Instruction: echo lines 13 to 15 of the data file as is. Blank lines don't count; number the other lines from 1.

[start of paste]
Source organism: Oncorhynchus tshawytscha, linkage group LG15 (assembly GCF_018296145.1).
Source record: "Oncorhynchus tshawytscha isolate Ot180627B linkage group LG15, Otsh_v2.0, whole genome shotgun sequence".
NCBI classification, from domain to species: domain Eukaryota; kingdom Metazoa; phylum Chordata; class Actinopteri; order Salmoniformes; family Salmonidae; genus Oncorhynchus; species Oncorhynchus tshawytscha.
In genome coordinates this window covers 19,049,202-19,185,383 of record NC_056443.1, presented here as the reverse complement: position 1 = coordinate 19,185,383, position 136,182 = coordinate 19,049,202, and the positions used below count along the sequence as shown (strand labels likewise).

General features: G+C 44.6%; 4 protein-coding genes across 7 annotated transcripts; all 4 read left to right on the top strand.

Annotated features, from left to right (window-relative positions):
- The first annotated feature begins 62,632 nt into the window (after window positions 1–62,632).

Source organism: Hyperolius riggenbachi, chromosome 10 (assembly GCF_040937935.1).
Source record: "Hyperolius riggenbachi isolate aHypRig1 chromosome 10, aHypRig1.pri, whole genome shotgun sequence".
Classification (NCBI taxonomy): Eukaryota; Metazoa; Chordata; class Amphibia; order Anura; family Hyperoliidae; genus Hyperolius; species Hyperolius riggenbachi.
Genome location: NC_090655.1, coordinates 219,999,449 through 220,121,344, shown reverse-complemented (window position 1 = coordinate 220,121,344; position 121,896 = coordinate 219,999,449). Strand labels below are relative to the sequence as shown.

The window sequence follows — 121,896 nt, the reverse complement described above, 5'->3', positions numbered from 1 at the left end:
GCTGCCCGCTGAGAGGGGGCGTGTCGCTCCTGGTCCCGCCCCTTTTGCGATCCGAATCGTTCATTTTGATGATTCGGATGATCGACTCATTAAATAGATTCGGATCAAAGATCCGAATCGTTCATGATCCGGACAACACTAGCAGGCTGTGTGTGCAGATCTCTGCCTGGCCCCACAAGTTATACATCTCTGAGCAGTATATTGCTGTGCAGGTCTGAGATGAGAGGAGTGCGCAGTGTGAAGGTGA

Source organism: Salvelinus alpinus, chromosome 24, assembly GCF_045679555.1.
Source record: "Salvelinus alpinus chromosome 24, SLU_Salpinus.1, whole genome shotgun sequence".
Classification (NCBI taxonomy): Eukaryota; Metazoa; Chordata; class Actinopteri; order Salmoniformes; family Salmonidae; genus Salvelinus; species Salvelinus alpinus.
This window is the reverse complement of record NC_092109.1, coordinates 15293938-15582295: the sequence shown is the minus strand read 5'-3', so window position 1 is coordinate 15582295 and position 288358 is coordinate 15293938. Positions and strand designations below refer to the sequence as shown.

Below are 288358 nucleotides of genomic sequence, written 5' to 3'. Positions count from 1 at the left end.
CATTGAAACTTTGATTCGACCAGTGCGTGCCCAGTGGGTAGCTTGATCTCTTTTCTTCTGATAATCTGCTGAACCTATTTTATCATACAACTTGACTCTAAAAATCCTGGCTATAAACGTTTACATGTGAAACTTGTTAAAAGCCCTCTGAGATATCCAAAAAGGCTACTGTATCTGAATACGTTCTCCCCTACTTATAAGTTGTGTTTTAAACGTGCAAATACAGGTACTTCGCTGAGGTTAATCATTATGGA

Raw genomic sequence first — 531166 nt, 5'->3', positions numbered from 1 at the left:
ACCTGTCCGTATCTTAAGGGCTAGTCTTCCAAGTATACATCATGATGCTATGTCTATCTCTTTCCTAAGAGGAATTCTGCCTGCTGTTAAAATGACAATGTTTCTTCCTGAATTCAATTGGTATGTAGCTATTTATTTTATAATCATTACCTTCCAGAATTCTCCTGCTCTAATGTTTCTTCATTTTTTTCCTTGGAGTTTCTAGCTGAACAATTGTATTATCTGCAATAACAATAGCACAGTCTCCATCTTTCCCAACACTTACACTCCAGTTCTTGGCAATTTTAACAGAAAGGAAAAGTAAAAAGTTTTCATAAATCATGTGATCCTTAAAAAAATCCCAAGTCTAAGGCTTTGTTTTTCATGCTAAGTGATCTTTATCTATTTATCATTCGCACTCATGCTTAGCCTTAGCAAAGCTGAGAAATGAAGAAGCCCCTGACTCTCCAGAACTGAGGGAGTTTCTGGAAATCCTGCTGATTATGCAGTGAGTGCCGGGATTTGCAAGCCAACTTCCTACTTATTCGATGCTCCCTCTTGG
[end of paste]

GCTGCCCGCTGAGAGGGGGCGTGTCGCTCCTGGTCCCGCCCCTTTTGCGATCCGAATCGTTCATTTTGATGATTCGGATGATCGACTCATTAAATAGATTCGGATCAAAGATCCGAATCGTTCATGATCCGGACAACACTAGCAGGCTGTGTGTGCAGATCTCTGCCTGGCCCCACAAGTTATACATCTCTGAGCAGTATATTGCTGTGCAGGTCTGAGATGAGAGGAGTGCGCAGTGTGAAGGTGA

Source organism: Salvelinus alpinus, chromosome 24, assembly GCF_045679555.1.
Source record: "Salvelinus alpinus chromosome 24, SLU_Salpinus.1, whole genome shotgun sequence".